Process for cleaning vinyl chloride polymerization reactors
Polymeric deposits formed on internal surfaces of the reactors during polymerization or copolymerization of vinyl chloride are removed by dissolving them at a temperature above 60.degree. C with a solvent mixture comprising from 0 to 7% by weight of water, the remainder consisting of toluene and dimethylformamide in a weight ratio of toluene to dimethylformamide of from 50:50 to 90:10.
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The present invention concerns a process for the cleansing of the reactors for the polymerization and copolymerization of vinyl chloride.
More precisely the present invention concerns a process for the removal and recovery in a useful form of the polymer deposits which form on the internal surfaces of the reactors and on related equipment during the polymerization and copolymerization of vinyl chloride.
As a matter of fact, it is known that polymer deposits, which increase gradually, form on the internal surfaces of reactors and on related equipment during polymerization and copolymerization whether in emulsion, or in suspension or in bulk of vinyl chloride, originating compact masses which are hard to move. These masses cause a series of serious problems which concern both the production and the quality of the vinyl chloride polymer or copolymer, which for the sake of simplicity, from now on will be indicated only as polymer.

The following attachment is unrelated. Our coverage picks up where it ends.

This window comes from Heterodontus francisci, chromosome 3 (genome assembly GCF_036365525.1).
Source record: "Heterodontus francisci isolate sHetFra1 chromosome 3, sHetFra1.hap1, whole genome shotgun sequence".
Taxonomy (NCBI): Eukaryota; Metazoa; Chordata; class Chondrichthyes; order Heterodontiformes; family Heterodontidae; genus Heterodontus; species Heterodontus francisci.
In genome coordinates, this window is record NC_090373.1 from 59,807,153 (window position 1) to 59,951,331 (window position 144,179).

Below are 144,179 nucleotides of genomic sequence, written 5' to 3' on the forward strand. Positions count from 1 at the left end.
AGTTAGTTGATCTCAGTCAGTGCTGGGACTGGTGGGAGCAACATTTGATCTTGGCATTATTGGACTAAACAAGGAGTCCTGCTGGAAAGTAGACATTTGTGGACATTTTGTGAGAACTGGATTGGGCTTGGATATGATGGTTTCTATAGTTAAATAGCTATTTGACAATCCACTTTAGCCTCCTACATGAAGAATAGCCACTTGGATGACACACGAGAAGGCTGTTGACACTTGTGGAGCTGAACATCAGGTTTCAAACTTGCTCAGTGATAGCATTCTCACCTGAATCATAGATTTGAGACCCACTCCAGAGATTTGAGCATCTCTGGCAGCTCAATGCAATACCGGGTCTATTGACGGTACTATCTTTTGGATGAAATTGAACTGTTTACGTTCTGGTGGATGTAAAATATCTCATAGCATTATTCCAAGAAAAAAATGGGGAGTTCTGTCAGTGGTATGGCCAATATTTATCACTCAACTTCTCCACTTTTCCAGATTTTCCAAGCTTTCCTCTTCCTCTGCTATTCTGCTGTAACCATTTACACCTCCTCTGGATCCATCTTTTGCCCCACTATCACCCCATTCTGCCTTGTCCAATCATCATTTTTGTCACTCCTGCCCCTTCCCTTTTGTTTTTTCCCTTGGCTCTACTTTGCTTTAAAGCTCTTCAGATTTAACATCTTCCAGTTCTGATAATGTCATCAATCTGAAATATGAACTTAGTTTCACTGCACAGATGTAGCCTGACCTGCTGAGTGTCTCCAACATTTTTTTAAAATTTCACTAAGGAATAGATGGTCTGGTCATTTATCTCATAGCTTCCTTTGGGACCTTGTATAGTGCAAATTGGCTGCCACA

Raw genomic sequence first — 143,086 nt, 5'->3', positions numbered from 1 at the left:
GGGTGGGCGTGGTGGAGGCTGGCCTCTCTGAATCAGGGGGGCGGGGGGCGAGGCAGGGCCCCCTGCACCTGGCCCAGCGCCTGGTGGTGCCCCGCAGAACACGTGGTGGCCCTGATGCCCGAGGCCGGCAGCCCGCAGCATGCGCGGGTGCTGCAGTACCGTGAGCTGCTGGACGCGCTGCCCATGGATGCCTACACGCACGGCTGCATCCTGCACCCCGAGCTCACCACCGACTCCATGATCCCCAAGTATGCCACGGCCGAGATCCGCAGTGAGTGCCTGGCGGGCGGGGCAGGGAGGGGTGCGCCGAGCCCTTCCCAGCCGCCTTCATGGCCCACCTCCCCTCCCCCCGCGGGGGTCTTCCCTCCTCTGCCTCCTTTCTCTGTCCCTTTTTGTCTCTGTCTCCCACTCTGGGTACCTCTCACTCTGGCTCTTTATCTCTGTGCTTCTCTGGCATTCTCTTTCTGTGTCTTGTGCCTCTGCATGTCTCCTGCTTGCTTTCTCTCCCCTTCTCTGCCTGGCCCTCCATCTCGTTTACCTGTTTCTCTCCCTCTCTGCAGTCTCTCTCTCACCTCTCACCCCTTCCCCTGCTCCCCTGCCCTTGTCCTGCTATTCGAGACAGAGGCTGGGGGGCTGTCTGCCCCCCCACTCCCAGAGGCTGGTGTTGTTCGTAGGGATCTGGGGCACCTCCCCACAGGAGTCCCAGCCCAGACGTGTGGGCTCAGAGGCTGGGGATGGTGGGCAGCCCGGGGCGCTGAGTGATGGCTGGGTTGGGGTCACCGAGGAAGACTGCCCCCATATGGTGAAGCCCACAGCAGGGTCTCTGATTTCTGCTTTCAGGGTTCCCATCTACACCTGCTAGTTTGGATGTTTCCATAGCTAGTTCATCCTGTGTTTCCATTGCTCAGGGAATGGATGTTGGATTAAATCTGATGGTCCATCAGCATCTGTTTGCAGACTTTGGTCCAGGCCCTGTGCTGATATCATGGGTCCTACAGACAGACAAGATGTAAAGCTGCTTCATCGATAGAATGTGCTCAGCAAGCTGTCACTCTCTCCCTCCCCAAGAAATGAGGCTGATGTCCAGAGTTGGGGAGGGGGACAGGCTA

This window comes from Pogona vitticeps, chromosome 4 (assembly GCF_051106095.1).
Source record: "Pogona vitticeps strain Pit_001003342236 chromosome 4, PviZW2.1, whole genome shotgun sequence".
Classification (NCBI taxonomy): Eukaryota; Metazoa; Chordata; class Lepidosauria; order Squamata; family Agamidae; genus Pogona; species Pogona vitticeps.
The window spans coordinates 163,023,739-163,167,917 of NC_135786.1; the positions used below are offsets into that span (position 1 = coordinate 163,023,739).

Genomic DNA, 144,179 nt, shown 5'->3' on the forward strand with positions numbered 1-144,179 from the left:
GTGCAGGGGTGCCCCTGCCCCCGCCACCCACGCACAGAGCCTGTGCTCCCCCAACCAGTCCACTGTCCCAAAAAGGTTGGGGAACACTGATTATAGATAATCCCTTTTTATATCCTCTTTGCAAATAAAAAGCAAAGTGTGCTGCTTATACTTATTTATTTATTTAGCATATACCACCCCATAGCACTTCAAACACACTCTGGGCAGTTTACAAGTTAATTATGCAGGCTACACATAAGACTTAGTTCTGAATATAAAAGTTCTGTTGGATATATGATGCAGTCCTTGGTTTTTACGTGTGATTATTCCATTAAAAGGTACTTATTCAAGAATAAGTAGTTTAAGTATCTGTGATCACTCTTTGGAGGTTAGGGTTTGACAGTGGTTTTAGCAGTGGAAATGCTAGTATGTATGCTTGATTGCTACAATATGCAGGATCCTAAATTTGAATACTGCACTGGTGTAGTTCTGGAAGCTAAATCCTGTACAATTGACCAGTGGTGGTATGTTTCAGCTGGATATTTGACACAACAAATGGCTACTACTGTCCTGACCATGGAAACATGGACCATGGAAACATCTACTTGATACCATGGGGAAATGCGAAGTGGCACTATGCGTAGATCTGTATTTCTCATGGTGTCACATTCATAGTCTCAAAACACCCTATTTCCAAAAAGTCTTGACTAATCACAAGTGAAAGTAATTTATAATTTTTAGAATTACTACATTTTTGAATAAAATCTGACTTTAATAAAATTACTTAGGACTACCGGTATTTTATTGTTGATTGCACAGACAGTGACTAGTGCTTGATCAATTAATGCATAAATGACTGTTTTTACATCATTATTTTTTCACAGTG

The parts most likely to be soiled are the internal surfaces of the polymerization autoclaves, especially in the zone of the solution edge, and in the points where the enamel came off and besides the baffles, the shaft, the blades and the hubs of the stirrers, the top of the autoclaves, the orifices and the stub pipes connecting the servicing pipelines, and the internal surfaces of the refluxing condensers.
A serious drawback of this phenomenon is the worsening in the quality of the final polymer on account of the contamination with fragments of crusts and solid particles (fish eyes) which slough off and are incorporated in the polymer itself.
Another drawback is the decrease, due to the deposits of polymeric material, of the exchange capacity of the autoclaves and of the condensers with consequent deteriorations of the thermal conductivity and therefore, also of the potentiality of the said autoclaves.
A further drawback, besides a remarkable decrease of the yield of the process is the gradual occlusion of the orifices and of the stub pipes connecting the servicing pipelines.
This fact, besides implying difficulties in the charging of the reactor, may cause dangerous situations on account of the occlusion of the pipe to the safety valve.